Celebrate the Women Who Helped Settle the American West
The National Cowgirl Museum and Hall of Fame highlight the women who played a vital role in settling the American West.
Tammi Arender takes us inside the museum in Fort Worth, Texas.
“Started in 1975 in Hereford TX and quickly outgrew its roots. Search was made so it could grow and several cities put out bids and FW was the best opportunity for growth and influence.”
The 33,000 square-foot National Cowgirl Museum and Hall of Fame is on the ground of the Will Rogers Memorial Complex in the heart of Fort Worth’s Cultural District.
“One of the reasons his museum is so important it because it looks at the history of the American west from a different lens. So often we think of the west as the male mythic “how the west was won” and that just leaves out so many voice. So we stand as an institution to let people that women are part of that story.”
Diana Vela is the Associate Executive Director of the Museum. She says many females have played integral roles in shaping the American West. It is not just about those who ride and compete in Western sports and rodeos. The 243 national honorees include pioneers, artists, writers, entertainers, humanitarians, educators, ranchers and rodeo cowgirls.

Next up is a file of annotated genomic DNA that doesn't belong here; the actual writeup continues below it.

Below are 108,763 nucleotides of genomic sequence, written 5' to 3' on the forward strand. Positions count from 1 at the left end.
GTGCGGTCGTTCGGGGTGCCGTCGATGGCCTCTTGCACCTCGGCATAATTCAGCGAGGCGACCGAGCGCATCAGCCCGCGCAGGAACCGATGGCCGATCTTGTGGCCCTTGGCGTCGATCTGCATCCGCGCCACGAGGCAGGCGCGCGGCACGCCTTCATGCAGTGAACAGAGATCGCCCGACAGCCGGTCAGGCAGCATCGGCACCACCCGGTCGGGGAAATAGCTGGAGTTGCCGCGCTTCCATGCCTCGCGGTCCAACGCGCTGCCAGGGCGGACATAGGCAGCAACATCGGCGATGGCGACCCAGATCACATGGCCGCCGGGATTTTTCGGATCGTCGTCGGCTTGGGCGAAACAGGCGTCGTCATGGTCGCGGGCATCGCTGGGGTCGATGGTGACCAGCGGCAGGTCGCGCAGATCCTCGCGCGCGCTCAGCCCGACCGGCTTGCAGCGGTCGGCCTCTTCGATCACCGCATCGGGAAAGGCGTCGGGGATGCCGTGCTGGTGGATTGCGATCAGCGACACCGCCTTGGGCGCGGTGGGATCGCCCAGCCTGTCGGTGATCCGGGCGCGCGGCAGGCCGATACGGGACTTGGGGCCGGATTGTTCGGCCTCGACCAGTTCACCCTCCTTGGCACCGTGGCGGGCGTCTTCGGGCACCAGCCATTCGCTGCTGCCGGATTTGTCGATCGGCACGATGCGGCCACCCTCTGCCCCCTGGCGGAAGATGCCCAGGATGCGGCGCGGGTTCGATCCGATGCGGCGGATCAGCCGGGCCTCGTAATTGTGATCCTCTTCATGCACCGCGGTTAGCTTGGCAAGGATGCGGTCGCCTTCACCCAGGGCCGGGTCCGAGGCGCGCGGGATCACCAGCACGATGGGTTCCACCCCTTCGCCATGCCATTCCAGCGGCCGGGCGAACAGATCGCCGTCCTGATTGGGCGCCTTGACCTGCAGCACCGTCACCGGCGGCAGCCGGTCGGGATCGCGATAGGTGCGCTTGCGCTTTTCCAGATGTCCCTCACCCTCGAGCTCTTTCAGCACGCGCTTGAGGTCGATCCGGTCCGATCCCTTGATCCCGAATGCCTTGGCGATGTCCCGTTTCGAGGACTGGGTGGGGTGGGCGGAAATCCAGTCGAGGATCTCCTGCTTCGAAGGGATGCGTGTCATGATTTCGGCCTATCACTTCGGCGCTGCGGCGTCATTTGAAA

“One of the things that we look for after coming and experiencing the variety of voices that went into the west. The folks from different industries or people who really got involved in horses and therapy or folks at the beginning of equine therapy we hope they walk away understanding that there are lot of voices that shape who we are in the American west. When you walk into the museum you’re greeted by this mobile. It has more than 200 parts. And I like to think of it as a visual anthology. It’s got honorees and the movement literally shows you how dynamic we are. There’s always movement and very reflective of who we are.”
The Museum and Hall of Fame delves deep into the history of western heritage. From Sacagawea, principal guide for the Lewis and Clark expedition to Annie Oakley. It then moves on to modern day with those who continue to carry that torch no matter what hat they wear.
“So we’re not just looking for local but we’re sometimes looking for national and international so often times this entire process can take years we have some people nominated 10 years ago and not yet in. we have 300 nominations in holding.”
To be nominated and get your name on the wall is not an easy feat. Once someone fills out a nomination application, there are three committees that get to work doing the due diligence.
“To become an inductee you fill out an application on our website it’s a very long form and in addition we do our own research and background checks and then three different committees. Outside or a connection to the western industry somehow.”
It is also a very interactive museum. You can click on the kiosk at each display station and get all the details of that inductee. Like Lindy Burch, known for her accomplishments in the cutting horse world.
"...in the American West.”